In 1822, a surgeon encountered a patient with a bullet hole in his stomach—and spent more than a decade looking through it.
What does it mean when your stomach rumbles? How do our bodies extract nutrients and vitamins from food? Does what you eat affect your mood? Digestion is an invisible, effortless, unconscious process—and one that, until recently, we knew almost nothing about. On this episode of Gastropod, we follow our food on its journey to becoming fuel, from the filtered blood that helps slide food into the stomach to the velvet walls and rippling choreography of the small intestine to the microbial magic of the colon and out the other end. And we do it by visiting the world’s most sophisticated artificial gut at dinnertime—a plumbing marvel named TIM that chews, swallows, squeezes, farts, and poops just like the real thing.
A call to end the priesthood reveals a deep misunderstanding of Catholicism.
James Carroll, the author of this month’s Atlantic’s cover story, “Abolish the Priesthood,” is famous in certain Catholic circles for his bitter denunciations of the Church. To the well-documented renunciation of his own priesthood years ago, Carroll now adds the claim that, by its very nature, the Catholic priesthood is inextricably tied to clericalism (all priests being clerics, of course), and thus to “its cult of secrecy, its theological misogyny, its sexual repressiveness, and its hierarchical power based on threats of a doom-laden afterlife.” He also argues that in its more pristine first centuries, Christianity had no priesthood and no hierarchy, and so was far more egalitarian.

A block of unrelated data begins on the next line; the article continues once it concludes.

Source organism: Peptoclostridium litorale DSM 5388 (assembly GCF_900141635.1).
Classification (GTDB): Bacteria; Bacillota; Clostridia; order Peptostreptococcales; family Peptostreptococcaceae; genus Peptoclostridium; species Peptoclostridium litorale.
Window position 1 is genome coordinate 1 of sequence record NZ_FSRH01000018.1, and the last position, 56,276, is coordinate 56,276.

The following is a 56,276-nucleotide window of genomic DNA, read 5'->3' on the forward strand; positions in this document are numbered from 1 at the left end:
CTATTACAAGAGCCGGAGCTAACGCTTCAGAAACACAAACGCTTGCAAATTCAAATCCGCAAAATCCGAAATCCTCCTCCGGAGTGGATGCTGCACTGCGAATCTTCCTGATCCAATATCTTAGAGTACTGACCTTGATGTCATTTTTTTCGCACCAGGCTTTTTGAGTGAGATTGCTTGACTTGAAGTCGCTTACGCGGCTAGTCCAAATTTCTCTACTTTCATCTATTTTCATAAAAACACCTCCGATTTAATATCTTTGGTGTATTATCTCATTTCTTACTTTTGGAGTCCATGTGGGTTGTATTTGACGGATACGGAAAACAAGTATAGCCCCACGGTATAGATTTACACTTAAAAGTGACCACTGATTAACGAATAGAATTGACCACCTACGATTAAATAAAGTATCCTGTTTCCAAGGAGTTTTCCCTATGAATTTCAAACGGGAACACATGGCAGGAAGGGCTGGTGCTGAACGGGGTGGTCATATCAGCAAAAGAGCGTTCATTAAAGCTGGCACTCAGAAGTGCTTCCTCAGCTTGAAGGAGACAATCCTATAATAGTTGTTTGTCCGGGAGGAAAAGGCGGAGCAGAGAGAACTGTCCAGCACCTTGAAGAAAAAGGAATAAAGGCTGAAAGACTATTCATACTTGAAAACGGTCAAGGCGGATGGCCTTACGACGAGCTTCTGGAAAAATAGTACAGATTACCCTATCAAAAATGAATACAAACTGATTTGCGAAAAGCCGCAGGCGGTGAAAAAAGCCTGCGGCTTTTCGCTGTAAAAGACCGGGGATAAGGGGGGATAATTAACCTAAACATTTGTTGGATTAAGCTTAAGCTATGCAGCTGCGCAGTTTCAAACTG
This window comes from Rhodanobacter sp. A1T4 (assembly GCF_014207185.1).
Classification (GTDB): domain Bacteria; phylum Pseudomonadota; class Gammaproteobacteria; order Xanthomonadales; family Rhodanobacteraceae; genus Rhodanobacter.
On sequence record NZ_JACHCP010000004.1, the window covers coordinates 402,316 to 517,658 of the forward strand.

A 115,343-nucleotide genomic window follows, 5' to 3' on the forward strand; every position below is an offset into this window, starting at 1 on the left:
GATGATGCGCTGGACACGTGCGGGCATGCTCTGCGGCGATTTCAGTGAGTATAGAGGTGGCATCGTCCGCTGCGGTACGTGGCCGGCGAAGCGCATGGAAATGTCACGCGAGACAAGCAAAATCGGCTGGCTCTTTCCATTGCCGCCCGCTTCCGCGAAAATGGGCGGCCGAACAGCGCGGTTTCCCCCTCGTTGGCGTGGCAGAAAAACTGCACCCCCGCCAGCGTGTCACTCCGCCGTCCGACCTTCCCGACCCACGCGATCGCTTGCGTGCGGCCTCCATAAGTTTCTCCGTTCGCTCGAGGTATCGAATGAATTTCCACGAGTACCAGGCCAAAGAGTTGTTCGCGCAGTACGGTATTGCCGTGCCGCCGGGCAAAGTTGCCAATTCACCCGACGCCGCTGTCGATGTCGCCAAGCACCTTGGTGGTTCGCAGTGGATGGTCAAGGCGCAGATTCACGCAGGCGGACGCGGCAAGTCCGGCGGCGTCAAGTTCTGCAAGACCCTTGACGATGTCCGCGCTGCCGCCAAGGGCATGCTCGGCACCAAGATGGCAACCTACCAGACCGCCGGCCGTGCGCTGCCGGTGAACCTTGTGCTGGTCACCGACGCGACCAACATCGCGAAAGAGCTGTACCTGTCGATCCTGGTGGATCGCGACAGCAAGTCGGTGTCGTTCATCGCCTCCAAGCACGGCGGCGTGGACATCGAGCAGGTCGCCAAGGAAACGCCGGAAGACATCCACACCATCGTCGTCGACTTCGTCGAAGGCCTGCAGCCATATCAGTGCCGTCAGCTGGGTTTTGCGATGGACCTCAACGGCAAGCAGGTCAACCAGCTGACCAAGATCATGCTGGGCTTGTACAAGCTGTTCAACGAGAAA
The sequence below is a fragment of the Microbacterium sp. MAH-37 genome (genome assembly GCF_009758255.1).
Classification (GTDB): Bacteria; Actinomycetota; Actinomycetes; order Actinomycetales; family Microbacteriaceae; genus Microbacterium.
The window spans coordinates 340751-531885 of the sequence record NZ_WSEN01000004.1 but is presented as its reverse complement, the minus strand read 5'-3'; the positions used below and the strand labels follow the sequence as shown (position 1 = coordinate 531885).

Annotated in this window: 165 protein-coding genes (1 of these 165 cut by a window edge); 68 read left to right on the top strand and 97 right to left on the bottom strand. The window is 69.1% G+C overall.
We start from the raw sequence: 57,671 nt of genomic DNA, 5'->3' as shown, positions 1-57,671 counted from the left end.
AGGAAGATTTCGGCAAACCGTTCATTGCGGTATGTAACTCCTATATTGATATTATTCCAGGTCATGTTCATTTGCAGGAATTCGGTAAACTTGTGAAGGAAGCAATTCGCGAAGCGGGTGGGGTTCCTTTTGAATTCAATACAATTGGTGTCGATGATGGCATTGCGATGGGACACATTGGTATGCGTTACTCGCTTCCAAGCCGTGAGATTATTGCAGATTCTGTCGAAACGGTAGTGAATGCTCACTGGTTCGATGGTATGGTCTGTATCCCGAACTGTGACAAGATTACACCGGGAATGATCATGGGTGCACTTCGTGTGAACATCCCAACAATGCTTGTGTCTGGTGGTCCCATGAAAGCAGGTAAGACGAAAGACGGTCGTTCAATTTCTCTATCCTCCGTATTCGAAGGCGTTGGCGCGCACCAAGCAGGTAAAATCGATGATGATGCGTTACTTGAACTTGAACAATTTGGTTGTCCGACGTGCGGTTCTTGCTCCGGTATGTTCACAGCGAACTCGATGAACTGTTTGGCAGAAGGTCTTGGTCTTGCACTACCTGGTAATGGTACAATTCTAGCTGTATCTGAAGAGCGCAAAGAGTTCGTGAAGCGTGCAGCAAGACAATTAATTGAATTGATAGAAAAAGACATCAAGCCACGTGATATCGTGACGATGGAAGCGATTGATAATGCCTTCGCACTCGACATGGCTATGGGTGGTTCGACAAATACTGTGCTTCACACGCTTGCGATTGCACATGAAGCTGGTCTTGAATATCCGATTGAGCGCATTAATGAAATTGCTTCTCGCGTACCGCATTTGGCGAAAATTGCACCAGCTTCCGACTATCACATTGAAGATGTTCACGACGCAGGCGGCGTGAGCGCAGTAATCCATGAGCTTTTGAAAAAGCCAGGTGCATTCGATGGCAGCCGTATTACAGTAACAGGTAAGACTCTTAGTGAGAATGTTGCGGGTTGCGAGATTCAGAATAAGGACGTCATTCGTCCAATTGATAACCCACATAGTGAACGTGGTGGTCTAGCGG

Reading Carroll, I find not so much a hatred for the priesthood or the Church more generally, but rather a deep misunderstanding of Catholicism, which has resulted in a conflicted love throughout his public life. As a priest myself, I can only hope that he will one day find some peace and reconciliation.
Some American women see giving up their babies as more emotionally painful than terminating their pregnancies.
Along the highways of states where support for abortion is at its lowest, it’s not uncommon to see road signs that say choose adoption and similar messages. The signs capture a preferred anti-abortion retort to outcries over abortion restrictions, like the kind Georgia and Alabama just passed: Women with unwanted pregnancies should find adoptive families.
Adoption is a choice that certain women who don’t wish to keep their babies enter into happily. Some women find abortion to be anathema and rule it out among their options for an unwanted pregnancy. And for women considering abortion who ultimately settle on adoption, the process often benefits everyone involved.
Of course, adoption is not a reasonable option for all pregnant women. Some girls and women would imperil their health if they carried a baby to term. Many pro-abortion-rights people believe it is immoral to compel a woman to carry a pregnancy she does not want, especially if that pregnancy is a result of rape or incest. And some studies show that abortion is medically safer than childbirth.